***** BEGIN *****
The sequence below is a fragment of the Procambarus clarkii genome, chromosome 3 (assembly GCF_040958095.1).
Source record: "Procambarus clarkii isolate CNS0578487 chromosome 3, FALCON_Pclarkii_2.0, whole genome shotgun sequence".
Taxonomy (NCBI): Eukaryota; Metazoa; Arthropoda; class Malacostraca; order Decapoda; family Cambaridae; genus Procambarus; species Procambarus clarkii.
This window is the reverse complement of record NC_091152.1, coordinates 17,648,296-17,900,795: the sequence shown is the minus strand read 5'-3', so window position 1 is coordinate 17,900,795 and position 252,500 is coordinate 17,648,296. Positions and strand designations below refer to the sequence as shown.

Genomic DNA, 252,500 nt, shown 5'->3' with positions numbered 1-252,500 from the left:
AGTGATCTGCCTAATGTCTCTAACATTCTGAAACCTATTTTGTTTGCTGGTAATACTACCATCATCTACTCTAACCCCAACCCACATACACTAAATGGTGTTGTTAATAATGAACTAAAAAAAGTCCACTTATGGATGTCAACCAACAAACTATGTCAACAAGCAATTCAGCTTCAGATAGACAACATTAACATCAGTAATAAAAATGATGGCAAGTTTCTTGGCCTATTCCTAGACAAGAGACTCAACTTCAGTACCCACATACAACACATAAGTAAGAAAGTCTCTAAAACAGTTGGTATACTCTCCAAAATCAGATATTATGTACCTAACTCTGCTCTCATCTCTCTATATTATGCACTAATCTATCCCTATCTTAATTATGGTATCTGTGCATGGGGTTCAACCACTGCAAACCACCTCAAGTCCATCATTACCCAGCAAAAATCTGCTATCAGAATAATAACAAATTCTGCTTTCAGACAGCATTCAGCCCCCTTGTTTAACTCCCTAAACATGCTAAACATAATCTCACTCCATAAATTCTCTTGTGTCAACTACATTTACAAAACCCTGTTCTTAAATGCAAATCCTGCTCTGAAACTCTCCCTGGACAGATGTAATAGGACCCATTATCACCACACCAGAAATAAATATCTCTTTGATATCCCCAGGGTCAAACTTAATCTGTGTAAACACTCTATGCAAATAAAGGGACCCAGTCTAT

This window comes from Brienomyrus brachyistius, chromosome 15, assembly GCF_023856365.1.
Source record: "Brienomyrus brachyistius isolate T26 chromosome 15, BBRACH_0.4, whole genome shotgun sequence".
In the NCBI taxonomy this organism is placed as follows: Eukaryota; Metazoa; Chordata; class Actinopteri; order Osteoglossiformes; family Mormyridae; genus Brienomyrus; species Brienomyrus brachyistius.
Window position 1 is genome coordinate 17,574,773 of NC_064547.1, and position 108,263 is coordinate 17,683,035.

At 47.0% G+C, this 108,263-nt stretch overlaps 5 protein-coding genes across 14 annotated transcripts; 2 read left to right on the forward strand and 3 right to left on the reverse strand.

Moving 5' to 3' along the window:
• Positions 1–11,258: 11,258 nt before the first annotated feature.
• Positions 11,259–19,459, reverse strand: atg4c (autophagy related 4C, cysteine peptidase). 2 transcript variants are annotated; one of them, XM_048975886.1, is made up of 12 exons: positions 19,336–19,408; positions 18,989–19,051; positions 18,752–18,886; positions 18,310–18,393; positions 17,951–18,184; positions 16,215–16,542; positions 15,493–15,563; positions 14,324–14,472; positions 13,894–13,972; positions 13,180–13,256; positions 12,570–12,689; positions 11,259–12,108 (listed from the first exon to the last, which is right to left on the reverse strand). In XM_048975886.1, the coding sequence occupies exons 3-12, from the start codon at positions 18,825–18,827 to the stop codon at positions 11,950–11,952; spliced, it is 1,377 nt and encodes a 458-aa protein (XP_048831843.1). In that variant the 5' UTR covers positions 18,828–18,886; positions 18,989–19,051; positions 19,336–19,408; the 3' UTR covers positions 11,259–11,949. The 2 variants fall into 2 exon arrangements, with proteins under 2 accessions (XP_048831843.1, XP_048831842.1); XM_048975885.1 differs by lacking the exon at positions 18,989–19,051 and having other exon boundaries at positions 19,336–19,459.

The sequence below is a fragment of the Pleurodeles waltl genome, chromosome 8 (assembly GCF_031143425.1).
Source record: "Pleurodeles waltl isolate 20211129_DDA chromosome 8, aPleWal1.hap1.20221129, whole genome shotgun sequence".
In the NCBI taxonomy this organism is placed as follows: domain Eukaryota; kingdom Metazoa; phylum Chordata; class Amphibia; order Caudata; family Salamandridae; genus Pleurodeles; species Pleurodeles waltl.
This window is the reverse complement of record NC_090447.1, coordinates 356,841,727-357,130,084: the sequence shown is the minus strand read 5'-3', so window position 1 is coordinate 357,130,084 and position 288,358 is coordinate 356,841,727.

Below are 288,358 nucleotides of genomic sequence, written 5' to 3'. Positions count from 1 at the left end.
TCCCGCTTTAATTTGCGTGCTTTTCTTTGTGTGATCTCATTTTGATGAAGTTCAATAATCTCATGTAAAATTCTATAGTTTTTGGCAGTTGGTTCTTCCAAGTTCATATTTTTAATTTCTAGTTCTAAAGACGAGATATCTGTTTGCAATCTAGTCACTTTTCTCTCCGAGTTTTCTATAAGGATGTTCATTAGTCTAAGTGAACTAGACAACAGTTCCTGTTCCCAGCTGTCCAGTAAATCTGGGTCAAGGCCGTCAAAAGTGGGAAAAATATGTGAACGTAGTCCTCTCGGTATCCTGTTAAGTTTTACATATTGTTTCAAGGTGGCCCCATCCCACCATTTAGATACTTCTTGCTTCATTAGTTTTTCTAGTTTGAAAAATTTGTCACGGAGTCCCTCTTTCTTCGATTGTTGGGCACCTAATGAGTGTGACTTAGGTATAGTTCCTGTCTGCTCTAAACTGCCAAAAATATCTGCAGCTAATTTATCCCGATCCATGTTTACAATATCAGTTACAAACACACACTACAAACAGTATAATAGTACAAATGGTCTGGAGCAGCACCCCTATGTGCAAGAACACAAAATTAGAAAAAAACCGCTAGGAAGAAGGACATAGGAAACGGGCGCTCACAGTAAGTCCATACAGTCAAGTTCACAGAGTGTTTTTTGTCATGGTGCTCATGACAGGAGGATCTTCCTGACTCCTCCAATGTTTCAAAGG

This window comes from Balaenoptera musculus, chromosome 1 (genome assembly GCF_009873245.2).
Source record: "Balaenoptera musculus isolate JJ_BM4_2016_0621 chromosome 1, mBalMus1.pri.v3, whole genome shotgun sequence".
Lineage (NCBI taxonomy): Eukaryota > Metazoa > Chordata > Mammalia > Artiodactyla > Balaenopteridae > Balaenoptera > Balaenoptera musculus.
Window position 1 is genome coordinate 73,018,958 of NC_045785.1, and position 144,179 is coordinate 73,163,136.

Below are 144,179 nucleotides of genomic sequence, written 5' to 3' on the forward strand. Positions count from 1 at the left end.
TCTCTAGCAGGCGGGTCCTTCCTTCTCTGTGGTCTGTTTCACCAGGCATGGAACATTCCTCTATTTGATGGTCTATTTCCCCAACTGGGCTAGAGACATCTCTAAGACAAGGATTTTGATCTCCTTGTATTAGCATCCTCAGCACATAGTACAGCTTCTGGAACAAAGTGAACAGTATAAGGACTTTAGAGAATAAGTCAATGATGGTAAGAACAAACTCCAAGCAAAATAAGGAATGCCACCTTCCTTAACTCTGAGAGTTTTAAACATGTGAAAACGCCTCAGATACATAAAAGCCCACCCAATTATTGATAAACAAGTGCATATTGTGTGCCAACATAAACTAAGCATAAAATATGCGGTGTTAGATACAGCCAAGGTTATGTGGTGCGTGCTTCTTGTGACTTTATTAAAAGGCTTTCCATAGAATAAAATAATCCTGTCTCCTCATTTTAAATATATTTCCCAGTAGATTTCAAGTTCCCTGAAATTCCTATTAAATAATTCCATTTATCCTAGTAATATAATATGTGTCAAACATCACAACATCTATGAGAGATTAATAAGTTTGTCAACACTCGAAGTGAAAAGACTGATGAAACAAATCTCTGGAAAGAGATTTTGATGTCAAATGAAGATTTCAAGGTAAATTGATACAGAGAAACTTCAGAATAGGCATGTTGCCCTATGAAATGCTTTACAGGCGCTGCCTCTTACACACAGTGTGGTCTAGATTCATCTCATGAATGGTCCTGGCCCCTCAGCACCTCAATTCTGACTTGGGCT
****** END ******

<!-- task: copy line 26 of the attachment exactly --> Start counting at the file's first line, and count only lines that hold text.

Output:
TCTCTAGCAGGCGGGTCCTTCCTTCTCTGTGGTCTGTTTCACCAGGCATGGAACATTCCTCTATTTGATGGTCTATTTCCCCAACTGGGCTAGAGACATCTCTAAGACAAGGATTTTGATCTCCTTGTATTAGCATCCTCAGCACATAGTACAGCTTCTGGAACAAAGTGAACAGTATAAGGACTTTAGAGAATAAGTCAATGATGGTAAGAACAAACTCCAAGCAAAATAAGGAATGCCACCTTCCTTAACTCTGAGAGTTTTAAACATGTGAAAACGCCTCAGATACATAAAAGCCCACCCAATTATTGATAAACAAGTGCATATTGTGTGCCAACATAAACTAAGCATAAAATATGCGGTGTTAGATACAGCCAAGGTTATGTGGTGCGTGCTTCTTGTGACTTTATTAAAAGGCTTTCCATAGAATAAAATAATCCTGTCTCCTCATTTTAAATATATTTCCCAGTAGATTTCAAGTTCCCTGAAATTCCTATTAAATAATTCCATTTATCCTAGTAATATAATATGTGTCAAACATCACAACATCTATGAGAGATTAATAAGTTTGTCAACACTCGAAGTGAAAAGACTGATGAAACAAATCTCTGGAAAGAGATTTTGATGTCAAATGAAGATTTCAAGGTAAATTGATACAGAGAAACTTCAGAATAGGCATGTTGCCCTATGAAATGCTTTACAGGCGCTGCCTCTTACACACAGTGTGGTCTAGATTCATCTCATGAATGGTCCTGGCCCCTCAGCACCTCAATTCTGACTTGGGCT